TO THE EDITOR:
We recognize the care Conway Regional Health System provides our members is not only important but also personal. For that reason, we are disappointed Conway Regional walked away from the significant rate increases we proposed to the health system and has chosen to leave our network.
Our goal was to renew our relationship at a cost that was affordable and sustainable for the people and employers we serve throughout central Arkansas. All of Conway Regional’s proposals made that outcome unrealistic. The health system’s last proposal included demands to double the cost of care at its hospitals over the next 24 months, including a 65% price hike in the first year of our contract.
Conway Regional’s proposal would have significantly increased premiums and out-of-pocket costs for Arkansas families as well as the cost of doing business for employers; one business would see its costs increase by nearly $1.1 million, while another would see its costs driven up by more than $800,000. This is not affordable for these companies.
Conway Regional has attempted to justify these price increases by claiming it’s reimbursed less than its competitors in the market. This ignores the reality of how contracts are negotiated, which take into account the services provided, quality of care, cost and many other factors. Conway Regional’s proposal would have made the cost of care at its hospitals substantially higher than all other hospitals in the market.
Many Arkansas families are struggling to afford the rapid and unrelenting rise in health care costs. These costs have also challenged many businesses’ abilities to continue offering their employees the health care benefits they deserve and count on. That is why they have asked us to be an advocate for their companies as we negotiate with the physicians and hospitals in our network.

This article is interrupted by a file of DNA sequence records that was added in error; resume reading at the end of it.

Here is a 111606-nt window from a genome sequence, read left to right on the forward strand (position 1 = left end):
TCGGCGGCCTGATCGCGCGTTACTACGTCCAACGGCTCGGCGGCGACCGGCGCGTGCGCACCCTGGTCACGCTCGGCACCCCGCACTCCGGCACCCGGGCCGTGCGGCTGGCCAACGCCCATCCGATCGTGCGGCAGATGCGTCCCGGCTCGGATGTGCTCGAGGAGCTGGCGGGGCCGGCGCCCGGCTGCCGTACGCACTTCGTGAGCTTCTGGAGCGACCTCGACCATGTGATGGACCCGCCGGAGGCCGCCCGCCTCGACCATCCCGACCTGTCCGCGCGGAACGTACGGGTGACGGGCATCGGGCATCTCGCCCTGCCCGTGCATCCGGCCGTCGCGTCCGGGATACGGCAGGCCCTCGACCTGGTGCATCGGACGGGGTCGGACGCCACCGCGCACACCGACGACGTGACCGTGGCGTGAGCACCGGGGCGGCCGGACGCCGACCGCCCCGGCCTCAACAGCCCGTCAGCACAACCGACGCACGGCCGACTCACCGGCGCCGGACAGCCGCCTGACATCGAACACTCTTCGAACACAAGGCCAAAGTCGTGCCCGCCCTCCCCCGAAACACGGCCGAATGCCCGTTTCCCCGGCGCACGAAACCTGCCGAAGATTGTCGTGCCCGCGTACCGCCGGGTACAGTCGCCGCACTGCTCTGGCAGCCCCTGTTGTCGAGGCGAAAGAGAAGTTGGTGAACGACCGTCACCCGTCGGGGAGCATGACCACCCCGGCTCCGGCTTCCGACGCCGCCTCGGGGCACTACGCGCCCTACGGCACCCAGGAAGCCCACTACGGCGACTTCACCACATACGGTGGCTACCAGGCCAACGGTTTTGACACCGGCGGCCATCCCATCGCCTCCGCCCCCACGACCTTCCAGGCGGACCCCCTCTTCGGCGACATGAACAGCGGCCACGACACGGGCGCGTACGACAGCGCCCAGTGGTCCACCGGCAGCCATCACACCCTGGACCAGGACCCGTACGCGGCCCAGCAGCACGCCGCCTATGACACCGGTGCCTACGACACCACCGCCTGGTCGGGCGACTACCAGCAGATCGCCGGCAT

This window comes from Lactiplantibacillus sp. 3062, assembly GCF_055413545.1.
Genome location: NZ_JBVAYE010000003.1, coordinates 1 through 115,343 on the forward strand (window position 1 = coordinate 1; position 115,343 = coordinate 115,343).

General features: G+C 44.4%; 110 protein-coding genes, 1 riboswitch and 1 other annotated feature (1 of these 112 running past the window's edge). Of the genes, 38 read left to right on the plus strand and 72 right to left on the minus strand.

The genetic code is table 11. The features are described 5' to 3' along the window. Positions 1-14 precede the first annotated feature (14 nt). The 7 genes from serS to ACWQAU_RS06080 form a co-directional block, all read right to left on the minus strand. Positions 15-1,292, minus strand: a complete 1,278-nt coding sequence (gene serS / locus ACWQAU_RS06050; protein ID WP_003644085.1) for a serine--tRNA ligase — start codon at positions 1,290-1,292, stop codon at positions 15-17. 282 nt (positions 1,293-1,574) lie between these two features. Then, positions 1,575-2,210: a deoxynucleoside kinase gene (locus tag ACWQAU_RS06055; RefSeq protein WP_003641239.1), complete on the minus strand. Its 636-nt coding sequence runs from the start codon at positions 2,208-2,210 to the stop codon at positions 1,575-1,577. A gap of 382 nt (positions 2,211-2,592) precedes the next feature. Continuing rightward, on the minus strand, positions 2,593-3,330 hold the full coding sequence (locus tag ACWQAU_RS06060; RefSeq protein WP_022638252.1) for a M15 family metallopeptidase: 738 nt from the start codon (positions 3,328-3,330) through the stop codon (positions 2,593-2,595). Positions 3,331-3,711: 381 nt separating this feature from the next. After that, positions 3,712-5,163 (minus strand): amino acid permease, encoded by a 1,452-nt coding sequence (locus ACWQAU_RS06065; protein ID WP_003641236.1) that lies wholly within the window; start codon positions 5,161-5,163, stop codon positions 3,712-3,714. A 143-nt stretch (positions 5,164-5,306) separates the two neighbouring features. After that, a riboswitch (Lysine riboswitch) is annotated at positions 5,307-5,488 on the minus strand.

The majority of Arkansas residents are enrolled in a self-funded commercial health plan. That means UnitedHealthcare isn’t paying the claims for those employees’ health care. Those bills go directly to the employer. Businesses that opt for a self-funded health plan are assuming the risk of paying for their employees’ health care needs. So as the cost of health care continues to rise, it cuts directly into their bottom line, making it more difficult to afford quality benefits as well as all the other things that are essential to running a successful business, like investing in information technology and other infrastructure needs, or offering hardworking employees much-deserved raises.
On the other end of the spectrum are the small businesses we serve that are fully insured. For fully insured businesses, rising health care costs lead to tough decisions: Do they raise premiums for their employees? Increase their co-pays and deductibles? Or do they stop offering health benefits altogether?
If you’ve wondered why we cannot just agree to the 100% rate increase that Conway Regional is seeking over the next 24 months, this is why. That kind of rate increase just simply isn’t sustainable or affordable for the majority of families and employers throughout central Arkansas.
We know that people’s relationships with their doctors are important, and we do not take this type of disruption in the market lightly. It’s important to note Conway Regional is the first Arkansas hospital to leave our network in several years.
Know we will stay at the negotiating table as long as it takes to reach an agreement. We hope Conway Regional will join us there. Quality health care can and should be affordable, and the people and companies of central Arkansas deserve both.